Take Care of Yourself
Studies consistently show that people who provide care to loved ones suffer from higher levels of depression than their non-caregiving peers. In fact, some studies show that as many as half of adult caregivers show signs of depression.
When you're faced with providing care for a loved one, do not set aside your own needs. You are the most important person in the process. If you allow yourself to "burn out", you can no longer care for your loved one and may find that it's hard to take care of yourself.
To avoid the high levels of stress associated with caregiving:
- Monitor your health. Inadequate sleep and high levels of stress can easily take a physical toll. If you find yourself physically or mentally weaker, schedule an appointment with your doctor.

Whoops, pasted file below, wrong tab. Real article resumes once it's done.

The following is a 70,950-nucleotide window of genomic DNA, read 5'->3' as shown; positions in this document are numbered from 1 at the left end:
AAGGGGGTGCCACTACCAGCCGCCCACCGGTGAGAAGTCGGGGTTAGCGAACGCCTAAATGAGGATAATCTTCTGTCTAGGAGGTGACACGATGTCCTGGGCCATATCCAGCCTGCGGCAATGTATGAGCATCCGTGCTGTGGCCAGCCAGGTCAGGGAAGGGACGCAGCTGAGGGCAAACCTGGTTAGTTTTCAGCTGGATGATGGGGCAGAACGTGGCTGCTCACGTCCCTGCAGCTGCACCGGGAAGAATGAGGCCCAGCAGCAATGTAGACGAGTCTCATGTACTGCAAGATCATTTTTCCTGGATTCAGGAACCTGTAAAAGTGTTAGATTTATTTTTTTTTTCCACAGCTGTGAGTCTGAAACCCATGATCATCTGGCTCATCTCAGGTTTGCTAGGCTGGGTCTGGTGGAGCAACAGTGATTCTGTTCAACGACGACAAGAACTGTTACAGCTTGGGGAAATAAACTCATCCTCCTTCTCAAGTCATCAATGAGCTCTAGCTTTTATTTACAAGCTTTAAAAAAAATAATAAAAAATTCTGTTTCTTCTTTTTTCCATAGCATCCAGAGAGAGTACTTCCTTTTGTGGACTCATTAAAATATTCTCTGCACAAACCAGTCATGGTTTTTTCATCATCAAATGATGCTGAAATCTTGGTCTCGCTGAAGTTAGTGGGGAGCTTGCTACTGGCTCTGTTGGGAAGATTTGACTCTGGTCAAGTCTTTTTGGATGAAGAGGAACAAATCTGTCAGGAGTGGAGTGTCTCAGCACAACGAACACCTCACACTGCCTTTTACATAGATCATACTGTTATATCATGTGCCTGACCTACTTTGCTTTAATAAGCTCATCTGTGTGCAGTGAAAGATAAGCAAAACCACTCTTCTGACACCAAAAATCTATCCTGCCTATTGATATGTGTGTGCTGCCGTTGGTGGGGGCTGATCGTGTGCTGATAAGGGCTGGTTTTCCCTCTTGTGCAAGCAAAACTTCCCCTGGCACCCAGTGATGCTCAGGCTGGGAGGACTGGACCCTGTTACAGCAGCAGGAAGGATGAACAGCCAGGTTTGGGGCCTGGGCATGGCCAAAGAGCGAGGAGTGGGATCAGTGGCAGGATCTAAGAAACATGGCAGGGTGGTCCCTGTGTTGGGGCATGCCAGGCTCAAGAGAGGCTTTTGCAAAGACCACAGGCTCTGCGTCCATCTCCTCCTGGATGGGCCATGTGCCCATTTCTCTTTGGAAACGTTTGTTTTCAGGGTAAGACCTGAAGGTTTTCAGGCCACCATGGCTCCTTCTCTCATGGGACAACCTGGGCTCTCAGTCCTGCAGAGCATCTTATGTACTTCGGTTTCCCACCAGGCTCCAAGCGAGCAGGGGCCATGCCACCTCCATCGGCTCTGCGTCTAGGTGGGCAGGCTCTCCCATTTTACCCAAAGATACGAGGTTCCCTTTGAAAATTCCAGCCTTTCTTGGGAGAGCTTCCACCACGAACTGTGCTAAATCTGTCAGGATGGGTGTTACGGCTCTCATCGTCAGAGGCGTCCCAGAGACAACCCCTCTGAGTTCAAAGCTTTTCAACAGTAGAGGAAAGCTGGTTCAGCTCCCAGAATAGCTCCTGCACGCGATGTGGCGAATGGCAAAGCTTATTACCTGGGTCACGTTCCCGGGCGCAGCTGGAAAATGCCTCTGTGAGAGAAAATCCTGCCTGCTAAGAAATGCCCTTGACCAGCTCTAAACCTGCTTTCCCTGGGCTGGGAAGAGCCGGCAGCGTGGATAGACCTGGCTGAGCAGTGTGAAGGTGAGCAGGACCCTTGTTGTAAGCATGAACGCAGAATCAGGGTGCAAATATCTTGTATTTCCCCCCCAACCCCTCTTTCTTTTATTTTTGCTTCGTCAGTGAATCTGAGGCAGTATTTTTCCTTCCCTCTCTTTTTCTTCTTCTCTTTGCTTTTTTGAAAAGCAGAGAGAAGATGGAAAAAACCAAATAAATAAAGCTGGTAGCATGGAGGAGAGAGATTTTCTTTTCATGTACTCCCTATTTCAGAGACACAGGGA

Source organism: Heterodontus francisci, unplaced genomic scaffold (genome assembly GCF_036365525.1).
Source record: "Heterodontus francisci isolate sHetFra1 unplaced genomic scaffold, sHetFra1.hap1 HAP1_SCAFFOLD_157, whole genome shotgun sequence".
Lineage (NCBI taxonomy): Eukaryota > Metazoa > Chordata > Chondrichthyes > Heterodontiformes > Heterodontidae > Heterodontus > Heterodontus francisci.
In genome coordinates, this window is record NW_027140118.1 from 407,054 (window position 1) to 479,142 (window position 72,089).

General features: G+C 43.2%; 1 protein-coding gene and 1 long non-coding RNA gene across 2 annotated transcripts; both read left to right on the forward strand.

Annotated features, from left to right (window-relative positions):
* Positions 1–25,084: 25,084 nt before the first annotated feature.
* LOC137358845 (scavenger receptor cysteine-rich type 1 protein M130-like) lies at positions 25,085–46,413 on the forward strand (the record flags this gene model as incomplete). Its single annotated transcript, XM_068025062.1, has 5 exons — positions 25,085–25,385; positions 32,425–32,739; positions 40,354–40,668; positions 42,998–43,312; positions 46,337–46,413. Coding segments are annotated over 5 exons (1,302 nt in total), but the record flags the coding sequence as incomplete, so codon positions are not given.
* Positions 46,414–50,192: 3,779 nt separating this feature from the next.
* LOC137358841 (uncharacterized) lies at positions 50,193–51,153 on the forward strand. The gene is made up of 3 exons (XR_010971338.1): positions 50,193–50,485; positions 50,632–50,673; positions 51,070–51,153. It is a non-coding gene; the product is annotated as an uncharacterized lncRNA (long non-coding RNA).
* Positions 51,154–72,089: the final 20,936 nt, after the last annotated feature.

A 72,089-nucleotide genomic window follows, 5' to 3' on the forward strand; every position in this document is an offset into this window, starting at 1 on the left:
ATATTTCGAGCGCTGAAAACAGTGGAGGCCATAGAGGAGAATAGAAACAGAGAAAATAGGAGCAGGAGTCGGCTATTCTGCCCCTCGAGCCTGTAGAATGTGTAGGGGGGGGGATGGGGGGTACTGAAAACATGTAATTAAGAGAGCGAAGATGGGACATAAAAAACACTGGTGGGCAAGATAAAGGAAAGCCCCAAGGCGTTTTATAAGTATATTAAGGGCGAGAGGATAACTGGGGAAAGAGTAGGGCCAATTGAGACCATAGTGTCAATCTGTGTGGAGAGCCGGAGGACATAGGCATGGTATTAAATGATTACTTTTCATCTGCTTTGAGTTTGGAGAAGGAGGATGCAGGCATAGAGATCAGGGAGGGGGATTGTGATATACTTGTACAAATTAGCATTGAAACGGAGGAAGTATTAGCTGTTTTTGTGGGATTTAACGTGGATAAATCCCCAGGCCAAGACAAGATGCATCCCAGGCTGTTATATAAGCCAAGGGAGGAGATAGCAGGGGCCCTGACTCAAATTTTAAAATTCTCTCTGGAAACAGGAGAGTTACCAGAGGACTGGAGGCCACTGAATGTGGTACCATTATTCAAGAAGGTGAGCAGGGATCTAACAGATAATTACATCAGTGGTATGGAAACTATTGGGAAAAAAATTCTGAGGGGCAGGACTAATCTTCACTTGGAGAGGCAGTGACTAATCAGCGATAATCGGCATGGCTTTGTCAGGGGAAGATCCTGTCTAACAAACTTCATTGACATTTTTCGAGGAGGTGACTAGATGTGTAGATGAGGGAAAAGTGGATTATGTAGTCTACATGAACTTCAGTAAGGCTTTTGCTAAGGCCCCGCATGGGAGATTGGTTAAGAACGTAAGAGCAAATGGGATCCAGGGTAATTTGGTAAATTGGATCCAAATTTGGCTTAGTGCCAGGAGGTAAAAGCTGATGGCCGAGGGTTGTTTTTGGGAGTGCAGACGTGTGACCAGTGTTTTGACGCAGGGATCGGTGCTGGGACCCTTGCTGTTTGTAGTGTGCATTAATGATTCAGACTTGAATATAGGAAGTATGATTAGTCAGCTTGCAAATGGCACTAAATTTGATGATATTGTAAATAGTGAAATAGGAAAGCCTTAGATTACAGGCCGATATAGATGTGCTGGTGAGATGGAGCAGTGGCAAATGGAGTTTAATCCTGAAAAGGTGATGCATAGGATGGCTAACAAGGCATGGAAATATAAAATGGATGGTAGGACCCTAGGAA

- Set aside a few hours a week of down time outside of the home, maybe lunch with friends or an afternoon at the park.
- Stay connected to others. Do not allow yourself to become isolated from friends or other family members.
- See a counselor to discuss the effects of your newfound role as caregiver.
- Attend caregiver support group meetings.
I want you to know how much we have enjoyed [caregiver] and what a godsend she has been-very calming-speaks softly-and doesn't let Mom get the best of her. I had to take Mom to the doctor on Monday and [caregiver] went with us. I couldn't have made it without her. Mom is harder to get along with these days which I know is common as health problems worsen but it was really beneficial to have [caregiver] "voice of reason". Mom really responded to her and that took the pressure off of me. Having [caregiver] is such a relief to me.
Julie - Daughter